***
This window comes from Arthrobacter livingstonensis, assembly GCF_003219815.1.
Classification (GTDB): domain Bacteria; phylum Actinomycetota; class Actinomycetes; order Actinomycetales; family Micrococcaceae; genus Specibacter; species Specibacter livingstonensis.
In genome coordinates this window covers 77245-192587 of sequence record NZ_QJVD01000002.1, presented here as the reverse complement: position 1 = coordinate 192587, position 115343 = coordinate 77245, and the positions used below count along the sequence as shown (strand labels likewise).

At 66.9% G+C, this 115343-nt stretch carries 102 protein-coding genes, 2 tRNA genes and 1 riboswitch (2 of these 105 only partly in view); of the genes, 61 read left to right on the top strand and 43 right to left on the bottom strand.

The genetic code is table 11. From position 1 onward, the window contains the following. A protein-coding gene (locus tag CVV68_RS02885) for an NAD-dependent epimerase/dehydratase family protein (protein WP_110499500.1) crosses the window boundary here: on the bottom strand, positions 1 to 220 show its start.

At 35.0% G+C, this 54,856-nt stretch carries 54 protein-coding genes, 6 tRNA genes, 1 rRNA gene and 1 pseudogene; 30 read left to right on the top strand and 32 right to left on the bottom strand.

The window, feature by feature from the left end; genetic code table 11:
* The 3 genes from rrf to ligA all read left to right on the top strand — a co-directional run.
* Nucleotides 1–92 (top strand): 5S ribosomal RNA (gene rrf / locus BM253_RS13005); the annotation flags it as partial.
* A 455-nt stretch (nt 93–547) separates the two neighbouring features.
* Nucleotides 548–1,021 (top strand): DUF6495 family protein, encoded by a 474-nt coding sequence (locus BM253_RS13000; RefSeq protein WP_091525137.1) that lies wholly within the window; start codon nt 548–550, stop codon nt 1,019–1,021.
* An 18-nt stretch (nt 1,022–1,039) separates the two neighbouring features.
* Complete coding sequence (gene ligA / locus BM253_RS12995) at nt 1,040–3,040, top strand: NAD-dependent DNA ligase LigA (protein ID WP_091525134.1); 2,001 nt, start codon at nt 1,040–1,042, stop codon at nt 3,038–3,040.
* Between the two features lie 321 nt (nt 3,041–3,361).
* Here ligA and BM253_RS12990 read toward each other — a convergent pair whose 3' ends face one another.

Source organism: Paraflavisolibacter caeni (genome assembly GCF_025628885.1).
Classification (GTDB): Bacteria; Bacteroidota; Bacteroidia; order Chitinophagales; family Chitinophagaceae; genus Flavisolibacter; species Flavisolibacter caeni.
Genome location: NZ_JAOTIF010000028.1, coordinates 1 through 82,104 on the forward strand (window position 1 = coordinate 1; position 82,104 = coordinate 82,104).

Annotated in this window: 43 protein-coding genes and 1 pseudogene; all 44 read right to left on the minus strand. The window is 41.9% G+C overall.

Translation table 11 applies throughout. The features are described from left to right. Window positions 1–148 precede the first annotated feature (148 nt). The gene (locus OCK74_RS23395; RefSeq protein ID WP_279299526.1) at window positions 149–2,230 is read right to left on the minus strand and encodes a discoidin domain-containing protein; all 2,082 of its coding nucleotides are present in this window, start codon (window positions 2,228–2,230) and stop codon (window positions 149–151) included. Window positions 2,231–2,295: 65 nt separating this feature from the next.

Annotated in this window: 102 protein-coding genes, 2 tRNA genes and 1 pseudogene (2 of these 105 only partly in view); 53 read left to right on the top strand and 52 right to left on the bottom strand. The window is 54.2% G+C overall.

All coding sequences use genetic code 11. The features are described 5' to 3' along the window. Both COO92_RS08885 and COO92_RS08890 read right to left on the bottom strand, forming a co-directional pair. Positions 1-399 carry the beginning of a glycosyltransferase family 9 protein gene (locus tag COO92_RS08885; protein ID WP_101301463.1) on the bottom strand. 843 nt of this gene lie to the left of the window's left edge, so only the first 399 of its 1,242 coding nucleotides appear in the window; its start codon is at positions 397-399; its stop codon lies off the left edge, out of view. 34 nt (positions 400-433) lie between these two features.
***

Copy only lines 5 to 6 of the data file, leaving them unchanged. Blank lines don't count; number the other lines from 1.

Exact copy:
The genetic code is table 11. From position 1 onward, the window contains the following. A protein-coding gene (locus tag CVV68_RS02885) for an NAD-dependent epimerase/dehydratase family protein (protein WP_110499500.1) crosses the window boundary here: on the bottom strand, positions 1 to 220 show its start.

At 35.0% G+C, this 54,856-nt stretch carries 54 protein-coding genes, 6 tRNA genes, 1 rRNA gene and 1 pseudogene; 30 read left to right on the top strand and 32 right to left on the bottom strand.